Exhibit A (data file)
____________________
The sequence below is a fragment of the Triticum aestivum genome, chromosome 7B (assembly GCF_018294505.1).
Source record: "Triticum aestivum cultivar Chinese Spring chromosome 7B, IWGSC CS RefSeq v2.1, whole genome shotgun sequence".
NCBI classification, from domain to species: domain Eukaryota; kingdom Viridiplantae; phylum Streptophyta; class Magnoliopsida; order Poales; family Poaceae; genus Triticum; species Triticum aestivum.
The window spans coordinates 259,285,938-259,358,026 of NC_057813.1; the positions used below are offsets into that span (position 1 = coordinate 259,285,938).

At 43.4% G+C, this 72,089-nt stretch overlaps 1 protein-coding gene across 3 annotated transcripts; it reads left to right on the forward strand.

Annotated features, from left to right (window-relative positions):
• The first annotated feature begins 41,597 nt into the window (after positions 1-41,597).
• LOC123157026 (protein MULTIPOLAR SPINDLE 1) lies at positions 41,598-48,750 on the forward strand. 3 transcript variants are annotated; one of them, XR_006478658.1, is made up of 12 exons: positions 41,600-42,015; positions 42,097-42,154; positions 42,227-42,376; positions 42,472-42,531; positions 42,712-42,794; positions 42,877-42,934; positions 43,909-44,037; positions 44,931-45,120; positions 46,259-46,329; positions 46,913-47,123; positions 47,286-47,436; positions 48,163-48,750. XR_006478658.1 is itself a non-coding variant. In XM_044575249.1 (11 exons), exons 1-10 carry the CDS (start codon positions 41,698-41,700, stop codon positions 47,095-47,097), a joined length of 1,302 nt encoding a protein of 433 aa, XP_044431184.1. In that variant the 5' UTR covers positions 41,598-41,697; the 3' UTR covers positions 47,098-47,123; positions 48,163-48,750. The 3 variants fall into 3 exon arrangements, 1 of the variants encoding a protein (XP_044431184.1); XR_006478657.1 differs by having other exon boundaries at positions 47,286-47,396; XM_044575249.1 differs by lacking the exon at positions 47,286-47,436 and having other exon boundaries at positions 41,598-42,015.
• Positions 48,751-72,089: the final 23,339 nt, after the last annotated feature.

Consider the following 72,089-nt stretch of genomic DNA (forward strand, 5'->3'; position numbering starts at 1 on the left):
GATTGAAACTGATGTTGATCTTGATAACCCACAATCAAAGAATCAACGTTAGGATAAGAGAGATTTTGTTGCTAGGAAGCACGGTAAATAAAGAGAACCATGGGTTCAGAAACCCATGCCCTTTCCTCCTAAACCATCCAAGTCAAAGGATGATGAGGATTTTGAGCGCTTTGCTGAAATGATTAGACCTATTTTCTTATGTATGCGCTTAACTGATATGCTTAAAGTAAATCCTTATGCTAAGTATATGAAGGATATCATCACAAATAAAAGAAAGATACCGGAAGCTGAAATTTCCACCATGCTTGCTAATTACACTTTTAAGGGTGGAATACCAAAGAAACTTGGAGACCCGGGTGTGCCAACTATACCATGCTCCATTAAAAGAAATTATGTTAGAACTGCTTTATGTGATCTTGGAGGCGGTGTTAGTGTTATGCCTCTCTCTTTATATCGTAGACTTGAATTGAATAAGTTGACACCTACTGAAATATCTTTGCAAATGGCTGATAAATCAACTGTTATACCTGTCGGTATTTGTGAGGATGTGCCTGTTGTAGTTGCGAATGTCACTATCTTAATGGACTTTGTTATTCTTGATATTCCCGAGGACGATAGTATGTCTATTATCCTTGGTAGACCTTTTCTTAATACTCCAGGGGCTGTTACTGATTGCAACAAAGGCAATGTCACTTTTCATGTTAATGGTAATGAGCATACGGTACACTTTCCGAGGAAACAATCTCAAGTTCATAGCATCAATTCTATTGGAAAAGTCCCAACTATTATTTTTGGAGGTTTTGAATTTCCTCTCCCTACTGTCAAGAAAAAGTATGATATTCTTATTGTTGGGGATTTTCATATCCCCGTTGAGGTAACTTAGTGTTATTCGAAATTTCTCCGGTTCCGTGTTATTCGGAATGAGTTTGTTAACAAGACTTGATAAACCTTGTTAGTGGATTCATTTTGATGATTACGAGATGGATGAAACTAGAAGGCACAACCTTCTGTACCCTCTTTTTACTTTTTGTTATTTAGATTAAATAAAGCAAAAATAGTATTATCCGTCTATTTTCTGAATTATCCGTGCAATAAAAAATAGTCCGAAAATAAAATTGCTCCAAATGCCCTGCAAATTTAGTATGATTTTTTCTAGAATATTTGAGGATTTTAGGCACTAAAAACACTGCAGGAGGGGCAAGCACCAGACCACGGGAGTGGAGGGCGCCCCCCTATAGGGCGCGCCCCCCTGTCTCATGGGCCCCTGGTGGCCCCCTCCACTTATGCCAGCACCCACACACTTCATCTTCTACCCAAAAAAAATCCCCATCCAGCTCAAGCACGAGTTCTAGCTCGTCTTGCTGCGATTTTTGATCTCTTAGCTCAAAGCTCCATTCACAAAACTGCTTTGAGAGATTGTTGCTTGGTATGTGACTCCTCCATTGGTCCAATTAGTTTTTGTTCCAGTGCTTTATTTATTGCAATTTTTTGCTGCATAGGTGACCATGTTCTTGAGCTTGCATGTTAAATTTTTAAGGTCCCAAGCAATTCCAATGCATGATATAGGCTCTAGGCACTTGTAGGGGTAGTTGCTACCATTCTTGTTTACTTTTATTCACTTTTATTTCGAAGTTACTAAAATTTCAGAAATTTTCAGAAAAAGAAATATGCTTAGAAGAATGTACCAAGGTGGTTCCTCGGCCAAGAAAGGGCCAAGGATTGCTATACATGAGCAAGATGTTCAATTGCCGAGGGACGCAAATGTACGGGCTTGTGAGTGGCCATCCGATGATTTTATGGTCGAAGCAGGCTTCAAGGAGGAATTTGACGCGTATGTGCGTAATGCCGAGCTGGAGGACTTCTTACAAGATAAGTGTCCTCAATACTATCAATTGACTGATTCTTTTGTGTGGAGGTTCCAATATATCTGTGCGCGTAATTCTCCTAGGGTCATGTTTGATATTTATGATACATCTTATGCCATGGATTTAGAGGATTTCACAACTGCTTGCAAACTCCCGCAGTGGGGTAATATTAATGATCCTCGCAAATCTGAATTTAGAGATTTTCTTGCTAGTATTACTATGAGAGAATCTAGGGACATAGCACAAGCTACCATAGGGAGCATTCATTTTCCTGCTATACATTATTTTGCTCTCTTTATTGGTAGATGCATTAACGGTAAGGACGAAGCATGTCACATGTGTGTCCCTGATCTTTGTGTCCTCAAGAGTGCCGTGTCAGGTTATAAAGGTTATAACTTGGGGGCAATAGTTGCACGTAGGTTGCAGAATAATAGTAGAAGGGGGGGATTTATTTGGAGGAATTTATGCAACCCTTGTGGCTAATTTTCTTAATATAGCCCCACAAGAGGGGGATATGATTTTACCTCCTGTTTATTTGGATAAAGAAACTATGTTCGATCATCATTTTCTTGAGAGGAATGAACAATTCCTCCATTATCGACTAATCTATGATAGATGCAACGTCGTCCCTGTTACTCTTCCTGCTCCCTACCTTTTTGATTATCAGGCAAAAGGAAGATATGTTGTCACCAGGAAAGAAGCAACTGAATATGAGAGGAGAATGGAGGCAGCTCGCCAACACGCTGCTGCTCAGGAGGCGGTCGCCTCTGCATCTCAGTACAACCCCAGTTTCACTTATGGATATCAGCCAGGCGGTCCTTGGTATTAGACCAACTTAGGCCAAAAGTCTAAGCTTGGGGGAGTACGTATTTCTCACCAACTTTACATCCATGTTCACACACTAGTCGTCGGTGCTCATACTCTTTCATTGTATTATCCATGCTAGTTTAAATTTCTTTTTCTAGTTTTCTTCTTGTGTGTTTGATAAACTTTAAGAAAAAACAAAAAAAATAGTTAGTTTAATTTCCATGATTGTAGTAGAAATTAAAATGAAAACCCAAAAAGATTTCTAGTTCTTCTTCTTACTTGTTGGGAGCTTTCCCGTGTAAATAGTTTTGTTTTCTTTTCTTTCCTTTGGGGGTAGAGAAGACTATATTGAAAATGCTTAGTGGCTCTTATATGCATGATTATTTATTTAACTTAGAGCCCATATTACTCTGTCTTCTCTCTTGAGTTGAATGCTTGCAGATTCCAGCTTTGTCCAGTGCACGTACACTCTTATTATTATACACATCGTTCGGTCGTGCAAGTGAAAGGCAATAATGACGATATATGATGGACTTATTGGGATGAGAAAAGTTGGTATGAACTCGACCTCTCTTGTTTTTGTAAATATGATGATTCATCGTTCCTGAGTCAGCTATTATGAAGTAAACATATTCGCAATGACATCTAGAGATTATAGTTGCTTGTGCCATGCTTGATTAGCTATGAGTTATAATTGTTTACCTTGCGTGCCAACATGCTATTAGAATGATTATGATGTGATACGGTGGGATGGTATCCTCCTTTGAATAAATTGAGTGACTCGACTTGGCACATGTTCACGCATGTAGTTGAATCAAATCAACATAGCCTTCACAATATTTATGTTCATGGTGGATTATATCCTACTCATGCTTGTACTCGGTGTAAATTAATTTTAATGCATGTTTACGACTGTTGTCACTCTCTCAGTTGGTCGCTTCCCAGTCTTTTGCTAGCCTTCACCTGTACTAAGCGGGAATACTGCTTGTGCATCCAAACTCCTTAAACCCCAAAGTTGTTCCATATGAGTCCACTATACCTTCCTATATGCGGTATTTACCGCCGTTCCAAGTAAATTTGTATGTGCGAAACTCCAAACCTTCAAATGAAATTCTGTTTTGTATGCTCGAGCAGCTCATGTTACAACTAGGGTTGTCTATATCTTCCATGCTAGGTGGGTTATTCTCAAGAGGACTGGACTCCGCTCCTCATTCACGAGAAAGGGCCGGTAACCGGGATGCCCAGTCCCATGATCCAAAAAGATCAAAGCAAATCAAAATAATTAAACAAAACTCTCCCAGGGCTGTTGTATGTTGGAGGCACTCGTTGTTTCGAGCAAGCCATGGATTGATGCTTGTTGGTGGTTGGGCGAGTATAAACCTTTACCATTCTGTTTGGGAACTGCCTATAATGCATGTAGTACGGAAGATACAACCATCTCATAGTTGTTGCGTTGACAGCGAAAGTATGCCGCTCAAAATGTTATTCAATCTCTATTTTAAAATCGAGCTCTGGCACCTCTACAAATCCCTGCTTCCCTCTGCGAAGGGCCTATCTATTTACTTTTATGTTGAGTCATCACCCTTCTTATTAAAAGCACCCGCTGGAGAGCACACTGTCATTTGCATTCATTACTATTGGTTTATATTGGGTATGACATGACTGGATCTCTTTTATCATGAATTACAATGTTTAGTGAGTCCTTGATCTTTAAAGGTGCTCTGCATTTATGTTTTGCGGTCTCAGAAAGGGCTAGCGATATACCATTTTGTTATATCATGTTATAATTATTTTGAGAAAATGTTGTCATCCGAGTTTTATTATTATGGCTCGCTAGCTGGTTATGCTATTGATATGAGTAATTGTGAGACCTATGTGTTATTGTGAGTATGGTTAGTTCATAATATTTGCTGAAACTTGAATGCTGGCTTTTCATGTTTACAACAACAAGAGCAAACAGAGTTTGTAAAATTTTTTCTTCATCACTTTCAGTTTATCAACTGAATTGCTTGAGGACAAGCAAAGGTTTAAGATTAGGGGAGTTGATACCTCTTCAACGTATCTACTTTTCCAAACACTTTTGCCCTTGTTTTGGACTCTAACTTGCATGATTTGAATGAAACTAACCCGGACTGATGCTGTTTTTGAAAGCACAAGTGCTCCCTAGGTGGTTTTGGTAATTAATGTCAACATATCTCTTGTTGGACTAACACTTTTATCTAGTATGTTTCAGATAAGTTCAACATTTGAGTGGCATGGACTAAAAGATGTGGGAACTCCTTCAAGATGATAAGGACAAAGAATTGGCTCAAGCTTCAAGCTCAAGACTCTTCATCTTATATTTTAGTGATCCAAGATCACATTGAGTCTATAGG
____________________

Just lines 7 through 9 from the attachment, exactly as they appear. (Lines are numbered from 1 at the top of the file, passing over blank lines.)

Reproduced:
• The first annotated feature begins 41,597 nt into the window (after positions 1-41,597).
• LOC123157026 (protein MULTIPOLAR SPINDLE 1) lies at positions 41,598-48,750 on the forward strand. 3 transcript variants are annotated; one of them, XR_006478658.1, is made up of 12 exons: positions 41,600-42,015; positions 42,097-42,154; positions 42,227-42,376; positions 42,472-42,531; positions 42,712-42,794; positions 42,877-42,934; positions 43,909-44,037; positions 44,931-45,120; positions 46,259-46,329; positions 46,913-47,123; positions 47,286-47,436; positions 48,163-48,750. XR_006478658.1 is itself a non-coding variant. In XM_044575249.1 (11 exons), exons 1-10 carry the CDS (start codon positions 41,698-41,700, stop codon positions 47,095-47,097), a joined length of 1,302 nt encoding a protein of 433 aa, XP_044431184.1. In that variant the 5' UTR covers positions 41,598-41,697; the 3' UTR covers positions 47,098-47,123; positions 48,163-48,750. The 3 variants fall into 3 exon arrangements, 1 of the variants encoding a protein (XP_044431184.1); XR_006478657.1 differs by having other exon boundaries at positions 47,286-47,396; XM_044575249.1 differs by lacking the exon at positions 47,286-47,436 and having other exon boundaries at positions 41,598-42,015.
• Positions 48,751-72,089: the final 23,339 nt, after the last annotated feature.